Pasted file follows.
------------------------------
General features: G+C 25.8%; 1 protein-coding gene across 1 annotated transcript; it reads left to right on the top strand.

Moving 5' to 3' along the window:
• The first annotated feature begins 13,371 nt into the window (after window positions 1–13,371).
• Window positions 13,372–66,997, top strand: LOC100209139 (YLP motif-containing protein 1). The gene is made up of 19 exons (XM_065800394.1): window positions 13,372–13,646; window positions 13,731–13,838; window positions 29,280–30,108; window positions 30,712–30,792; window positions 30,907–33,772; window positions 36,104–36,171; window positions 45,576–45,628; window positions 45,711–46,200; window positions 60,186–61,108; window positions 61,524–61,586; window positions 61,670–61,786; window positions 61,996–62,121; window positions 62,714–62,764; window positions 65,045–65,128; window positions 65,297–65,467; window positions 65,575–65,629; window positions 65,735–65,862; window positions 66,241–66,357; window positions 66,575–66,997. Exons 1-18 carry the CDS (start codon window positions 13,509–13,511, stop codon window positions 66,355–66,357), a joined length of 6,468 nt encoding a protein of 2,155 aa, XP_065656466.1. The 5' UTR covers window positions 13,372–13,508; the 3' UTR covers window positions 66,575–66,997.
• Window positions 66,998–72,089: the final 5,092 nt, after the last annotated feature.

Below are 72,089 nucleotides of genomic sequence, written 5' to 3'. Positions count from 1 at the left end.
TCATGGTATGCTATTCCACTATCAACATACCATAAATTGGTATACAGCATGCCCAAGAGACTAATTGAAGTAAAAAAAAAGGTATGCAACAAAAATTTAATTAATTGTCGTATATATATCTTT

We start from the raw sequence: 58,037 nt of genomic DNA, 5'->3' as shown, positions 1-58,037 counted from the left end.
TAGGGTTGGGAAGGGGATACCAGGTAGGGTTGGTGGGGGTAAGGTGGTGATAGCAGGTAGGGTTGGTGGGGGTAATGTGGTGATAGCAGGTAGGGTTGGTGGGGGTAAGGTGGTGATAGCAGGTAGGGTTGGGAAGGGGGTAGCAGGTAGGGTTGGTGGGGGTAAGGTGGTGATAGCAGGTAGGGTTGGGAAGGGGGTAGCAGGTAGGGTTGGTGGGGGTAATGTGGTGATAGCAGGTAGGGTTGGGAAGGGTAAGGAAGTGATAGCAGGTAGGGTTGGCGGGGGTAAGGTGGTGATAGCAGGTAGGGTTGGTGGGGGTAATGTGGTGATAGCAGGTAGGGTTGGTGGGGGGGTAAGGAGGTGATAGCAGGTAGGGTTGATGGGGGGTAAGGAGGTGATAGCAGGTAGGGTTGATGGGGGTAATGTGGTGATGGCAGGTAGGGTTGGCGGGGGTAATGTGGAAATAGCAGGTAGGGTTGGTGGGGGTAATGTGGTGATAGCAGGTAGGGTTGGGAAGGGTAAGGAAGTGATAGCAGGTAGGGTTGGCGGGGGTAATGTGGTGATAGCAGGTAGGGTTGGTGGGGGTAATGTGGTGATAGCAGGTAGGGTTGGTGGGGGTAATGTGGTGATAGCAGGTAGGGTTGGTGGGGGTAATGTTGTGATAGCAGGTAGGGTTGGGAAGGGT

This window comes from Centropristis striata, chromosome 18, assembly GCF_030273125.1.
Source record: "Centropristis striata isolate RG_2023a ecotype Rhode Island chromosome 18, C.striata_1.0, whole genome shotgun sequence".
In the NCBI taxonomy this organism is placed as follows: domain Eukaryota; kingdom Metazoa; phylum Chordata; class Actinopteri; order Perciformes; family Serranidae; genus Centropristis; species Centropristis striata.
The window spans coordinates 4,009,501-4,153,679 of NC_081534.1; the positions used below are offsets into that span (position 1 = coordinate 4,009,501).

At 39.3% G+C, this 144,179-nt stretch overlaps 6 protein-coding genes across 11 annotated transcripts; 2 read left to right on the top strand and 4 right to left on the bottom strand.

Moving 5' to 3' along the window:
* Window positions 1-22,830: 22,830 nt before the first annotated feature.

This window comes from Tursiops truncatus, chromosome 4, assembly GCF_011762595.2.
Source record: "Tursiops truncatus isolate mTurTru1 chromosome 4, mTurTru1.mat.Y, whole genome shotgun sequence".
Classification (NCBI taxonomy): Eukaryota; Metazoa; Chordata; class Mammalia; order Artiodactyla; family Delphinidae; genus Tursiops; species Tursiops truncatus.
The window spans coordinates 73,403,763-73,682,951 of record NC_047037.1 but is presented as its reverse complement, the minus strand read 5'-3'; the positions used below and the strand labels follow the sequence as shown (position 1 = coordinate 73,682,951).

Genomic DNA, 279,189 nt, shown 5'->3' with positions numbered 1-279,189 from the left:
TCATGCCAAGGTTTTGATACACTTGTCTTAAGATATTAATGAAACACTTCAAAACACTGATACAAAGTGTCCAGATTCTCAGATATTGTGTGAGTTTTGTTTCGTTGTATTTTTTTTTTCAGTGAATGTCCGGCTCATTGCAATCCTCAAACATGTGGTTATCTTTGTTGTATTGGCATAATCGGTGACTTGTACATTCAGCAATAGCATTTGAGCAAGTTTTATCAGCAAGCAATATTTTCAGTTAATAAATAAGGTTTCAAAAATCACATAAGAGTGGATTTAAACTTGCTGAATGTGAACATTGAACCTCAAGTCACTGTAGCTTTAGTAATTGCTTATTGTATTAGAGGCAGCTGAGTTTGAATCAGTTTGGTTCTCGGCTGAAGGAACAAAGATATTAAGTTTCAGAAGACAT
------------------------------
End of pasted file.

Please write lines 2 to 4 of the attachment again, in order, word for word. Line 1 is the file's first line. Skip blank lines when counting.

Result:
Moving 5' to 3' along the window:
• The first annotated feature begins 13,371 nt into the window (after window positions 1–13,371).
• Window positions 13,372–66,997, top strand: LOC100209139 (YLP motif-containing protein 1). The gene is made up of 19 exons (XM_065800394.1): window positions 13,372–13,646; window positions 13,731–13,838; window positions 29,280–30,108; window positions 30,712–30,792; window positions 30,907–33,772; window positions 36,104–36,171; window positions 45,576–45,628; window positions 45,711–46,200; window positions 60,186–61,108; window positions 61,524–61,586; window positions 61,670–61,786; window positions 61,996–62,121; window positions 62,714–62,764; window positions 65,045–65,128; window positions 65,297–65,467; window positions 65,575–65,629; window positions 65,735–65,862; window positions 66,241–66,357; window positions 66,575–66,997. Exons 1-18 carry the CDS (start codon window positions 13,509–13,511, stop codon window positions 66,355–66,357), a joined length of 6,468 nt encoding a protein of 2,155 aa, XP_065656466.1. The 5' UTR covers window positions 13,372–13,508; the 3' UTR covers window positions 66,575–66,997.